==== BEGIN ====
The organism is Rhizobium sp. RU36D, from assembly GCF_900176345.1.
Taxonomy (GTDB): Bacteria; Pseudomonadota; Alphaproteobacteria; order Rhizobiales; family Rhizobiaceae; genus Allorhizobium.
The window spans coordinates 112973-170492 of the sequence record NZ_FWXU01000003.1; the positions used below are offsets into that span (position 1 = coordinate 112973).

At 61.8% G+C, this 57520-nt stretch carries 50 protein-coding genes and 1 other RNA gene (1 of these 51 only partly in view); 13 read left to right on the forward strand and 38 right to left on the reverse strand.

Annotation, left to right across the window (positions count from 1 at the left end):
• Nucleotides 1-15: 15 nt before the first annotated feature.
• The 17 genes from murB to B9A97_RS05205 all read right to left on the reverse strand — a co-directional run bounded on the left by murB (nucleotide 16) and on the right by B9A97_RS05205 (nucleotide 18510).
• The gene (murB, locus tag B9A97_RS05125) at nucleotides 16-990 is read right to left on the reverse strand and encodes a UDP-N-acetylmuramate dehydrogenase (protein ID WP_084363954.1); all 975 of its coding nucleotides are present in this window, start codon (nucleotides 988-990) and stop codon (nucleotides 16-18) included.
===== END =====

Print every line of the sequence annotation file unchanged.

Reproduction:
The organism is Rhizobium sp. RU36D, from assembly GCF_900176345.1.
Taxonomy (GTDB): Bacteria; Pseudomonadota; Alphaproteobacteria; order Rhizobiales; family Rhizobiaceae; genus Allorhizobium.
The window spans coordinates 112973-170492 of the sequence record NZ_FWXU01000003.1; the positions used below are offsets into that span (position 1 = coordinate 112973).

At 61.8% G+C, this 57520-nt stretch carries 50 protein-coding genes and 1 other RNA gene (1 of these 51 only partly in view); 13 read left to right on the forward strand and 38 right to left on the reverse strand.

Annotation, left to right across the window (positions count from 1 at the left end):
• Nucleotides 1-15: 15 nt before the first annotated feature.
• The 17 genes from murB to B9A97_RS05205 all read right to left on the reverse strand — a co-directional run bounded on the left by murB (nucleotide 16) and on the right by B9A97_RS05205 (nucleotide 18510).
• The gene (murB, locus tag B9A97_RS05125) at nucleotides 16-990 is read right to left on the reverse strand and encodes a UDP-N-acetylmuramate dehydrogenase (protein ID WP_084363954.1); all 975 of its coding nucleotides are present in this window, start codon (nucleotides 988-990) and stop codon (nucleotides 16-18) included.